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Profound Urate-Lowering May Reduce Joint Damage in Tophaceous Gout

Profound Urate-Lowering May Reduce Joint Damage in Tophaceous Gout

Dalbeth N, Doyle AJ, McQueen FM, et al., Exploratory study of radiographic change in patients with tophaceous gout treated with intensive urate-lowering therapy. Arthritis Care Res. (2013) Jul 8. doi: 10.1002/acr.22059. [Epub ahead of print]


A small exploratory study suggests that intensively lowering urate levels in tophaceous gout improves structural damage seen on radiography, particularly bone erosion.

The authors analyzed serial hand and feet radiographs of 8 patients treated with intravenous pegloticase (Krystexxa). Pegloticase is a PEGylated uric acid-specific enzyme that reduces serum urate, resolves subcutaneous tophi, and shrinks the intraosseous tophi believed to play a direct role in bone erosion.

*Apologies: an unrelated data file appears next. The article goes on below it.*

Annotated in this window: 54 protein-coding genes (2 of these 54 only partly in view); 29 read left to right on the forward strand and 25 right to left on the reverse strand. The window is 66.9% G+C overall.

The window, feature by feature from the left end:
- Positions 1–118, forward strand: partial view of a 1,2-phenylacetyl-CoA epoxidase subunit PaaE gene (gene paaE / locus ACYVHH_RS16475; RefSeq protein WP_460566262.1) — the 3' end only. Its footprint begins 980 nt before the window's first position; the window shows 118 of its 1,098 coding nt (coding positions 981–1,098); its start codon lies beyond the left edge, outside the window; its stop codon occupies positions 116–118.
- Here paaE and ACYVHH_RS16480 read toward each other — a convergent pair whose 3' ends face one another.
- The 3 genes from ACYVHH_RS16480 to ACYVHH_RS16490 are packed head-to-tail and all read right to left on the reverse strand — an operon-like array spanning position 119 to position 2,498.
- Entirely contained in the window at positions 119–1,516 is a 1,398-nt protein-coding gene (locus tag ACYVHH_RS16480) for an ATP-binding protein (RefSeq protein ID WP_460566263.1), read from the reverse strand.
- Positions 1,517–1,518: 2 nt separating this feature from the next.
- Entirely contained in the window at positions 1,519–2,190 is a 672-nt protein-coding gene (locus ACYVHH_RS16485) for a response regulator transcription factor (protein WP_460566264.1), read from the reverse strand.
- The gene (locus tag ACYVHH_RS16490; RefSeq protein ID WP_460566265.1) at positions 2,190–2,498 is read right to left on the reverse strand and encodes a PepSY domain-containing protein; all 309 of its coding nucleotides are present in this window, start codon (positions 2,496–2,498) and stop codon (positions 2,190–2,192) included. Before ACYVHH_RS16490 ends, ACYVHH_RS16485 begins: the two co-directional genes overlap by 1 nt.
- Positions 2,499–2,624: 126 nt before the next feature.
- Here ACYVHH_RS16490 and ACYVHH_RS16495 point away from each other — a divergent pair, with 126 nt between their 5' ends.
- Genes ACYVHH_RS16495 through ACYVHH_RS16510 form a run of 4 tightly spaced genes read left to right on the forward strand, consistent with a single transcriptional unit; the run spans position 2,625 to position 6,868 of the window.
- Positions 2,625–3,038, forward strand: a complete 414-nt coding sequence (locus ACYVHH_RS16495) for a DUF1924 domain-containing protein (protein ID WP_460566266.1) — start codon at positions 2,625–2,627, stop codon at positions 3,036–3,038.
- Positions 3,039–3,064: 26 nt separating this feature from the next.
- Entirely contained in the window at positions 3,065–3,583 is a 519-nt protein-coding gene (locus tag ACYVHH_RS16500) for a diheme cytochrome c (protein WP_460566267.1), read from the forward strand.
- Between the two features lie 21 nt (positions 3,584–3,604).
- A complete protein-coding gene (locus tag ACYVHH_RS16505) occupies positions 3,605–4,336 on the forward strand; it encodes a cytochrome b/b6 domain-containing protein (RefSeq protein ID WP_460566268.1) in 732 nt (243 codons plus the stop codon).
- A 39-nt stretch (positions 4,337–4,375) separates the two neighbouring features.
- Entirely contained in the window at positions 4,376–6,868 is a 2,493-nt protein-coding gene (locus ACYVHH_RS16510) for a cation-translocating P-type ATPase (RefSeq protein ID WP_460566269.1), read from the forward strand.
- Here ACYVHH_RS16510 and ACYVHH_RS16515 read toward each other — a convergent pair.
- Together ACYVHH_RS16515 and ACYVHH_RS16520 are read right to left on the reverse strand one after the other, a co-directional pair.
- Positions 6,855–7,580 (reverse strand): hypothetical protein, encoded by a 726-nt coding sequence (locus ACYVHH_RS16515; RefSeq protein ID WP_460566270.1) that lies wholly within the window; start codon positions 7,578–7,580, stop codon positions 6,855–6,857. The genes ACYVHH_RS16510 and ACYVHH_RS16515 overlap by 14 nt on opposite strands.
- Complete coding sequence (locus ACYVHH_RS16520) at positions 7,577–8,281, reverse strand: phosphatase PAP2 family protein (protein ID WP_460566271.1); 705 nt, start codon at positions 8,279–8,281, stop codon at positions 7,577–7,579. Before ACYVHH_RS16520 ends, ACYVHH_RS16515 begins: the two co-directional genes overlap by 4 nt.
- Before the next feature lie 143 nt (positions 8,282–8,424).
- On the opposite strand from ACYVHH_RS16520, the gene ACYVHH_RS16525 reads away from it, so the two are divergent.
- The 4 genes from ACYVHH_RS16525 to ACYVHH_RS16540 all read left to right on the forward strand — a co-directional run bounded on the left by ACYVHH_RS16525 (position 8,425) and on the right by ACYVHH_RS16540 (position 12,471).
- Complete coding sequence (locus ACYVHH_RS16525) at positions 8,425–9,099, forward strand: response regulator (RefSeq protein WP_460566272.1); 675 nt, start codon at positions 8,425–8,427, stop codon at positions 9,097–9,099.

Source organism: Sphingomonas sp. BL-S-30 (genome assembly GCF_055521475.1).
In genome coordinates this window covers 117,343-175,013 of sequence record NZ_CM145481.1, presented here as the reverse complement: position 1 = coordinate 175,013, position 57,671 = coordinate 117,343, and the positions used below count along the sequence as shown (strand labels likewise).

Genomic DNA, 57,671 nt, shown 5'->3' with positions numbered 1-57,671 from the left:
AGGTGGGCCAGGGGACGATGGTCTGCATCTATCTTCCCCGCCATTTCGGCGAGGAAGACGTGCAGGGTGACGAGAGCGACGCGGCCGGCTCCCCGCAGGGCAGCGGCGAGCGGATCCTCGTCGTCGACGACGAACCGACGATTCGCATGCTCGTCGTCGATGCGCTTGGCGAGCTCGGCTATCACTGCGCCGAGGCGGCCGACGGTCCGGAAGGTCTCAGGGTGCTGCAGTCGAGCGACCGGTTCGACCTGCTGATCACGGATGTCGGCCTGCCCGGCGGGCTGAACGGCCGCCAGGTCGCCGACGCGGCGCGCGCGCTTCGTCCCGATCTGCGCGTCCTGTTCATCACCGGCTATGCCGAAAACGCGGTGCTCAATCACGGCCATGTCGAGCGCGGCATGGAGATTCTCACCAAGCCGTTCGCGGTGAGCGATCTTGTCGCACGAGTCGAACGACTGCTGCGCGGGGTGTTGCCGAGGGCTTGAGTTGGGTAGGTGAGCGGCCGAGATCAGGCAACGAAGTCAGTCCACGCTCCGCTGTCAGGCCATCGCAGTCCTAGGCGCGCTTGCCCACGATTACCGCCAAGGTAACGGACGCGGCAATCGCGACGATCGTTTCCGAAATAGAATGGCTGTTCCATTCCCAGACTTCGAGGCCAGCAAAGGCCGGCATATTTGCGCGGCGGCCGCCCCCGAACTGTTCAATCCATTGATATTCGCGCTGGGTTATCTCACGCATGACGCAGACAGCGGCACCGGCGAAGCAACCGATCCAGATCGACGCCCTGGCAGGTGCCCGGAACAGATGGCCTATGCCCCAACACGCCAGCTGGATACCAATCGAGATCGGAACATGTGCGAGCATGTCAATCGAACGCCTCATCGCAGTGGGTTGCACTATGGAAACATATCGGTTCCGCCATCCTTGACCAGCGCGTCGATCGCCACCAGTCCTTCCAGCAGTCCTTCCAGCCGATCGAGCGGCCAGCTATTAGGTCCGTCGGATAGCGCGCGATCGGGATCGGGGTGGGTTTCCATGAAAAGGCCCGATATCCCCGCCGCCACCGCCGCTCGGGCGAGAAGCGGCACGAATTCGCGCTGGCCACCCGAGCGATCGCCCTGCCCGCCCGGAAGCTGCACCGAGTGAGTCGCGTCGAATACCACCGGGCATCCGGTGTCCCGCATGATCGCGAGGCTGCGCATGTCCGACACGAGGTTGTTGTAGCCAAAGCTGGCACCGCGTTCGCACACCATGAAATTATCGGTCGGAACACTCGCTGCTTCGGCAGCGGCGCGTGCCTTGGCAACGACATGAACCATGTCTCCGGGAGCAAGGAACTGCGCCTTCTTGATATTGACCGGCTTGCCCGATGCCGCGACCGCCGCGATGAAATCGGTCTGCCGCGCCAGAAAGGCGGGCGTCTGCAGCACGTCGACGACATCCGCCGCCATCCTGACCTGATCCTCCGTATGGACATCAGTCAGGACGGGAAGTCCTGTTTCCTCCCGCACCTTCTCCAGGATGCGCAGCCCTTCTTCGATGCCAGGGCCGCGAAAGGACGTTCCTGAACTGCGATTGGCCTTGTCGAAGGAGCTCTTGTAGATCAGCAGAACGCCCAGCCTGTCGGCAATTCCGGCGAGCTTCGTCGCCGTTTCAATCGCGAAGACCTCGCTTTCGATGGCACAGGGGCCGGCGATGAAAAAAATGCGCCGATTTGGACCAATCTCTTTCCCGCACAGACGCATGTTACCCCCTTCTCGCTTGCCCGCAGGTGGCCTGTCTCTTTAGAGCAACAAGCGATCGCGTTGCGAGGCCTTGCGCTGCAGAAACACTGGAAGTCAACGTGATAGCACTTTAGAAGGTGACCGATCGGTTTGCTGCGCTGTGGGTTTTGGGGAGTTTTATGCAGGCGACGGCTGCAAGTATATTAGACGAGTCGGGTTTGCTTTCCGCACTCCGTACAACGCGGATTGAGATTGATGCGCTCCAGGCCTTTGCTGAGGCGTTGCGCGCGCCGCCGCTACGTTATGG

It has not been well-studied for its effects on healing radiographic damage.

In the current study, serial plain hand and foot radiographs obtained at baseline and at 12 months showed reductions in bone erosion and radiographic scores using the gout-modified Sharp-van der Heijde method, but no lessening of joint space narrowing.
 
The median total radiographic score went down from 69.25 at baseline to 57.25 at 12 months, and the median erosion score declined from 44.0 at baseline to 37.0 at one year.
 
In 24-month follow-up images from 5 patients, qualitative site-by-site analysis revealed regression of soft tissue masses, increased sclerosis with bone erosion filling but, again, no change in joint space narrowing, suggesting that cartilage has a limited capacity for repair.

All patients had a profound urate-lowering response (<1mg/dL) from a mean level of 9.9 mg/dL before treatment. However, such profound reductions are not achievable with oral urate-lowering therapies in clinical practice, the researchers say.

These data suggest that urate lowering may prevent structural joint damage in severe gout, but the authors call for larger studies with more advanced imaging (e.g., CT) to determine how quickly erosions heal, the links to tophus regression, and the required serum urate target.

 

 
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